Amazon’s Echo can manage your Google calendar for work

The surprising thing here is that Google Home doesn’t yet work with G Suite accounts, nor does it even let you add events to your Google Calendar. That gives the Echo a distinct advantage over Google Home, at least in terms of how it manages your daily info. Home can read out your daily agenda, so it’s not a complete bust, but being able to add items to your calendar feels like the kind of that that should have been in there on day one.

The good news is that Google’s been adding features to Home pretty rapidly — earlier today, the company released an update that lets multiple users add their own accounts to Home so they could get personalized daily agendas or commuting details. Hopefully Google will add more robust calendar features soon, but in the meantime, the Echo maintains a leg up on Home in that regard.

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Early computing pioneer Robert Taylor dies

This wasn’t Taylor’s only influential role. He went on to Xerox’s fabled Palo Alto Research Center, which he oversaw (first as associate manager and then as full manager) during one of its most influential periods. PARC broke ground on Ethernet technology, early internet development (by linking computers to ARPANET through Ethernet) and, of course, the windowed visual computing interfaces that people take for granted today. Even his later work at DEC was influential, as his research team helped usher in multi-processor workstations and sophisticated multitasking in Unix-based computers.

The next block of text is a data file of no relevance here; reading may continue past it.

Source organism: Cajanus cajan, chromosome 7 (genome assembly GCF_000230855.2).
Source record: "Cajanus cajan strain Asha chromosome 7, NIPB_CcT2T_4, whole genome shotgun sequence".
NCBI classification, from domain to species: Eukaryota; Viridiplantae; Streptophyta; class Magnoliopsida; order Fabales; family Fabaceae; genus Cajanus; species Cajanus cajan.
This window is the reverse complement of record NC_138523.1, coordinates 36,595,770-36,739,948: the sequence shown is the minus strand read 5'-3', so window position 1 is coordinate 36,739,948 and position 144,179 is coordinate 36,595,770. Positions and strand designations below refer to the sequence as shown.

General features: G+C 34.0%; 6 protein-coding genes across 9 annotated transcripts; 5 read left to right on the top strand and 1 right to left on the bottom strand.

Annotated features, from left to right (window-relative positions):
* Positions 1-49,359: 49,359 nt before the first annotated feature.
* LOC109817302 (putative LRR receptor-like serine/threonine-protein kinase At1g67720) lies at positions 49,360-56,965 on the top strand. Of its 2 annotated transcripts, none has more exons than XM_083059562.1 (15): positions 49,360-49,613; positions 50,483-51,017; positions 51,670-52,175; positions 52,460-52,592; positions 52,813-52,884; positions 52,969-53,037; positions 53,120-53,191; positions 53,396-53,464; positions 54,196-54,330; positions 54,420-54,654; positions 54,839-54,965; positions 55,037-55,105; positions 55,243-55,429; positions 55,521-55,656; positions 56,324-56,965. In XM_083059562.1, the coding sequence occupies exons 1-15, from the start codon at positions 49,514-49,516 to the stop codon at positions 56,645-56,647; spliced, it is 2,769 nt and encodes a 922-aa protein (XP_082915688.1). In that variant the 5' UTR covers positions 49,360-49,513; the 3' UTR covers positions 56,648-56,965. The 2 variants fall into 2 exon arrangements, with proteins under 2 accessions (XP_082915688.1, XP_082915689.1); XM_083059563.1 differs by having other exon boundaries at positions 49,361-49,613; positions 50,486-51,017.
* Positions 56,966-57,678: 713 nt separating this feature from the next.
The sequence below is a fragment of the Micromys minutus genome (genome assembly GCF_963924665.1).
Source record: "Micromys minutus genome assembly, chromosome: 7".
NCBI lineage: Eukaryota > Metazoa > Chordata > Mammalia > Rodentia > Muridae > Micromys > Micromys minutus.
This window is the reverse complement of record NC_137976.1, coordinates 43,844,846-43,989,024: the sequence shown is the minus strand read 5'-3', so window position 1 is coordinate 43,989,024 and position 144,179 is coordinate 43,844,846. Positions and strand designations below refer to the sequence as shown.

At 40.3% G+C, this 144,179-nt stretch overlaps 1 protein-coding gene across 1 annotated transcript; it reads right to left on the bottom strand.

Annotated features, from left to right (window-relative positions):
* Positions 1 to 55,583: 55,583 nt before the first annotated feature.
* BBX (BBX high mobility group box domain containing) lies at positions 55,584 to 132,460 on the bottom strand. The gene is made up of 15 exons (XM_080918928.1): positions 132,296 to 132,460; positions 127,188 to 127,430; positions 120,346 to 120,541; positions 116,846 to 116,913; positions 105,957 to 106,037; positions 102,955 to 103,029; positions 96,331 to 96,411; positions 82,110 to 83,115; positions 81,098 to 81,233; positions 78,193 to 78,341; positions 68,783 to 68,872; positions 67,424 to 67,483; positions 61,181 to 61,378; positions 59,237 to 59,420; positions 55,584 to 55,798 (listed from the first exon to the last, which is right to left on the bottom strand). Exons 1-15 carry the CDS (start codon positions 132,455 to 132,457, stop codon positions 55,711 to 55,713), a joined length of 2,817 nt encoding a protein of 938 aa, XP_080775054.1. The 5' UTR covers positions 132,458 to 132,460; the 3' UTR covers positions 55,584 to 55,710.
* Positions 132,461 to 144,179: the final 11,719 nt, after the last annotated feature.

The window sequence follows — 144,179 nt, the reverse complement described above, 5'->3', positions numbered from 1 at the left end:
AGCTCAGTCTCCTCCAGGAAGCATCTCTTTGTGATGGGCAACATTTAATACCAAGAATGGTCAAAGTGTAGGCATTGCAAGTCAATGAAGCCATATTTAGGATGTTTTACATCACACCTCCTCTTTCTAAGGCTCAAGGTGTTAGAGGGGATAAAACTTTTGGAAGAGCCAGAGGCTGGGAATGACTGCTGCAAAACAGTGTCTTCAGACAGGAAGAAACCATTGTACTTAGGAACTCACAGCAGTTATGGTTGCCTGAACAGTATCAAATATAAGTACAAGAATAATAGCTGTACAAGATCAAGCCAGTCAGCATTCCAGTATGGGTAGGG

Moreover, Taylor was influential in laying the moral groundwork for the internet. Even in 1968, he was arguing that his connected future had to be open to everyone and not just the elite. He was also aware that the internet could be both harmful and helpful, and predicted the rise of botnets years in advance. Much like Tim Berners-Lee and other later pioneers, Taylor wasn’t just concerned about chips or software. He was thinking about the long-term social ramifications of his work, and you can arguably credit the mostly democratized nature of the internet to him.

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Self-driving cars can be fooled by fake signals

You’d think that self-driving cars would be most vulnerable to remote hacks, but the biggest danger may come from someone nearby with a handful of cheap electronics. Security researcher Jonathan Petit has determined that you can fool LIDAR (the laser ranging common on autonomous vehicles) by sending “echoes” of fake cars and other objects through laser pulses. All you need is a low-power laser, a basic computing device (an Arduino kit or Raspberry Pi is enough) and the right timing — you don’t even need good aim. Petit managed to spoof objects from as far as 330 feet away in his proof-of-concept attack, and he notes that it’s possible to present multiple copies of these imaginary objects or make them move. In other words, it’d only take one prankster to make a self-driving car swerve or stop to avoid a non-existent threat.